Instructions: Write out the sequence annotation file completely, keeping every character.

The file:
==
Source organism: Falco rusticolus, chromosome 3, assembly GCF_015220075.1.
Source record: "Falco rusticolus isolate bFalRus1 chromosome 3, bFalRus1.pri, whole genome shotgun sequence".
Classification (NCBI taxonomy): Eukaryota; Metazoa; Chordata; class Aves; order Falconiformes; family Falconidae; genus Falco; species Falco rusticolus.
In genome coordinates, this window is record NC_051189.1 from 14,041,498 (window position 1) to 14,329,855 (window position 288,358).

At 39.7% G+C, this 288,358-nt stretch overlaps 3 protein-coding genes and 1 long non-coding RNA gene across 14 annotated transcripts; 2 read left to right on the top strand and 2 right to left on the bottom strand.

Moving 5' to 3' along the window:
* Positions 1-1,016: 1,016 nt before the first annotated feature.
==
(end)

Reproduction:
Source organism: Falco rusticolus, chromosome 3, assembly GCF_015220075.1.
Source record: "Falco rusticolus isolate bFalRus1 chromosome 3, bFalRus1.pri, whole genome shotgun sequence".
Classification (NCBI taxonomy): Eukaryota; Metazoa; Chordata; class Aves; order Falconiformes; family Falconidae; genus Falco; species Falco rusticolus.
In genome coordinates, this window is record NC_051189.1 from 14,041,498 (window position 1) to 14,329,855 (window position 288,358).

At 39.7% G+C, this 288,358-nt stretch overlaps 3 protein-coding genes and 1 long non-coding RNA gene across 14 annotated transcripts; 2 read left to right on the top strand and 2 right to left on the bottom strand.

Moving 5' to 3' along the window:
* Positions 1-1,016: 1,016 nt before the first annotated feature.